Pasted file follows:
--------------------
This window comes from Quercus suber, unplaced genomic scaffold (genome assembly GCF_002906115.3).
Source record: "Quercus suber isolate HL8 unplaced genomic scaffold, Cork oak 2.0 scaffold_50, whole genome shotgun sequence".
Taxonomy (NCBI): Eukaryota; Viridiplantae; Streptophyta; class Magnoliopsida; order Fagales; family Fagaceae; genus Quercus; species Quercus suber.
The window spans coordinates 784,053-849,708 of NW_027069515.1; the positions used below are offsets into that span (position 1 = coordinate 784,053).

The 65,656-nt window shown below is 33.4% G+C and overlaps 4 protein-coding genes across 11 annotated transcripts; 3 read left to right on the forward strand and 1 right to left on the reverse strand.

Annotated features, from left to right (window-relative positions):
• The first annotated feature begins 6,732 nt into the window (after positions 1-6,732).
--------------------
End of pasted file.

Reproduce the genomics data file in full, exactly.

This window comes from Quercus suber, unplaced genomic scaffold (genome assembly GCF_002906115.3).
Source record: "Quercus suber isolate HL8 unplaced genomic scaffold, Cork oak 2.0 scaffold_50, whole genome shotgun sequence".
Taxonomy (NCBI): Eukaryota; Viridiplantae; Streptophyta; class Magnoliopsida; order Fagales; family Fagaceae; genus Quercus; species Quercus suber.
The window spans coordinates 784,053-849,708 of NW_027069515.1; the positions used below are offsets into that span (position 1 = coordinate 784,053).

The 65,656-nt window shown below is 33.4% G+C and overlaps 4 protein-coding genes across 11 annotated transcripts; 3 read left to right on the forward strand and 1 right to left on the reverse strand.

Annotated features, from left to right (window-relative positions):
• The first annotated feature begins 6,732 nt into the window (after positions 1-6,732).